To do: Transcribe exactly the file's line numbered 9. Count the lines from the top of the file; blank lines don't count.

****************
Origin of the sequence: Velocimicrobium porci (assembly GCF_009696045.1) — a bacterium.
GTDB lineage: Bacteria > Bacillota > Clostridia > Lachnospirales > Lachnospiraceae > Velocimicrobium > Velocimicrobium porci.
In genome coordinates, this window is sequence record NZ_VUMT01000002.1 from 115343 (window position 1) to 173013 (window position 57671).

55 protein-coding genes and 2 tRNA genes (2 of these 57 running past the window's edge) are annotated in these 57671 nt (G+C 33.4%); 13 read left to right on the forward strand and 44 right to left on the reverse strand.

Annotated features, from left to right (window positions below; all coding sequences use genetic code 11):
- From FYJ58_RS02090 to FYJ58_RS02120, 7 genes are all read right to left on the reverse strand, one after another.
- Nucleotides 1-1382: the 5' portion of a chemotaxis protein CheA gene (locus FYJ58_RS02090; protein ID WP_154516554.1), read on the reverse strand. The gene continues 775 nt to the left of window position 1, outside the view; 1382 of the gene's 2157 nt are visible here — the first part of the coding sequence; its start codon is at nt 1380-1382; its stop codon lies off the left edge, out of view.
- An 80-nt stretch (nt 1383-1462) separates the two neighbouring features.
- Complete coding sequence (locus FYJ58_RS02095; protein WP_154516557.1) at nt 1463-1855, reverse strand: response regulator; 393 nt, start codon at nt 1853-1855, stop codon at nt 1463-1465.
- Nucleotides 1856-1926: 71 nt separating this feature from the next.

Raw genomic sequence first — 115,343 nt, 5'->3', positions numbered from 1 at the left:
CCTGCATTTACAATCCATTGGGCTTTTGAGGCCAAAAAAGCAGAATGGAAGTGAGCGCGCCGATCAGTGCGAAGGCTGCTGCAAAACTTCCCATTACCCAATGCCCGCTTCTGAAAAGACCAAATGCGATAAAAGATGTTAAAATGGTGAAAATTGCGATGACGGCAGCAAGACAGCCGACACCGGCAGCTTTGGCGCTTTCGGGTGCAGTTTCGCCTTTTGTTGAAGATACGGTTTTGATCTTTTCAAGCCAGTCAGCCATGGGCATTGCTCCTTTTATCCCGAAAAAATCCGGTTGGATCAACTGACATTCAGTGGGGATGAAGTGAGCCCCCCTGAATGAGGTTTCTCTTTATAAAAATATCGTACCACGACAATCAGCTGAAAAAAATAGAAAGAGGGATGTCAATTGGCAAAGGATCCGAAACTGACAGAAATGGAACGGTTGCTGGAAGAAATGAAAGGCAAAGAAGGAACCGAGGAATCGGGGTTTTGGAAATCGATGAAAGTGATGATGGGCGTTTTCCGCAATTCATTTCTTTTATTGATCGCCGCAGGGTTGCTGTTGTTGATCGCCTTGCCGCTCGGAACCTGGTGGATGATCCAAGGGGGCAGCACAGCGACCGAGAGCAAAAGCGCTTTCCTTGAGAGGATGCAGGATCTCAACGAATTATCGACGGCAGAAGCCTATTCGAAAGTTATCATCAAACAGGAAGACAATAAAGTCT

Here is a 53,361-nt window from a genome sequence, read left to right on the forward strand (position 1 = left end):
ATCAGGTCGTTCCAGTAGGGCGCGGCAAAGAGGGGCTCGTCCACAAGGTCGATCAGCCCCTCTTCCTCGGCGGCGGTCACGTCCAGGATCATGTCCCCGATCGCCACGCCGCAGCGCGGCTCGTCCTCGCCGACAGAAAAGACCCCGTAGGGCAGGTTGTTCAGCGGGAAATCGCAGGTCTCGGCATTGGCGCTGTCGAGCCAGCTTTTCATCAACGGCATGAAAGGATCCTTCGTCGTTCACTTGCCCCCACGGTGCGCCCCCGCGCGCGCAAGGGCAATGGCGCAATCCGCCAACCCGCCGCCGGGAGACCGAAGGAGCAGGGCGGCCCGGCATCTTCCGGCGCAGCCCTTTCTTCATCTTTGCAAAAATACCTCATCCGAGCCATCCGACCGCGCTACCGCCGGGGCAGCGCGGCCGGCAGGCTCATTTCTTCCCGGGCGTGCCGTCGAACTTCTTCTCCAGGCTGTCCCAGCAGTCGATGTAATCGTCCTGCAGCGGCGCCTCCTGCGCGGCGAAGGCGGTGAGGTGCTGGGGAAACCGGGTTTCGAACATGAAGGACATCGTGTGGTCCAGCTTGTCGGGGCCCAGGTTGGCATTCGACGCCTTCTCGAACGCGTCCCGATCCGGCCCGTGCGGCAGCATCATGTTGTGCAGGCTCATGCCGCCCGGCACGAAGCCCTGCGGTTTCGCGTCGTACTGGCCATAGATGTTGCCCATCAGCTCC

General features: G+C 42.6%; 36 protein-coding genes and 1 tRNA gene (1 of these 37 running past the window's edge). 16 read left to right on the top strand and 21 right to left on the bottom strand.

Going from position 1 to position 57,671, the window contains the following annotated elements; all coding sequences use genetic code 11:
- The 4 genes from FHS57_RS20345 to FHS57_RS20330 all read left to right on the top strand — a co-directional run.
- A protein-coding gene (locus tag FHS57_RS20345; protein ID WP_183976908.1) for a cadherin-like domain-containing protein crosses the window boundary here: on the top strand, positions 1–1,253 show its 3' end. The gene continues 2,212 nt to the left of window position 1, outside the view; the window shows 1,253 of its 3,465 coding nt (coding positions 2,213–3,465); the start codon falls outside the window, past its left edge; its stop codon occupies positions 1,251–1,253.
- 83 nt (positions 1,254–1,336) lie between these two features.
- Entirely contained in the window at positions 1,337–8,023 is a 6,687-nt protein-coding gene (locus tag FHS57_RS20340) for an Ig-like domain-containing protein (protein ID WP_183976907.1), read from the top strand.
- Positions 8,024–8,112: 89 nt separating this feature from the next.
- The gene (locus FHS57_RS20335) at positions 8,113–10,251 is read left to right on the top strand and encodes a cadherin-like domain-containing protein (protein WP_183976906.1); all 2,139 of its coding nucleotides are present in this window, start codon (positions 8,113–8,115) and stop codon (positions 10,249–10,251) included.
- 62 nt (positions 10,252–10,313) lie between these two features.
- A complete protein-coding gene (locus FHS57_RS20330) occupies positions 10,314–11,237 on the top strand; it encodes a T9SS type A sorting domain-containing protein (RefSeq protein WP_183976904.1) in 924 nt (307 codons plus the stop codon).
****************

- Complete coding sequence (locus FYJ58_RS02095; protein WP_154516557.1) at nt 1463-1855, reverse strand: response regulator; 393 nt, start codon at nt 1853-1855, stop codon at nt 1463-1465.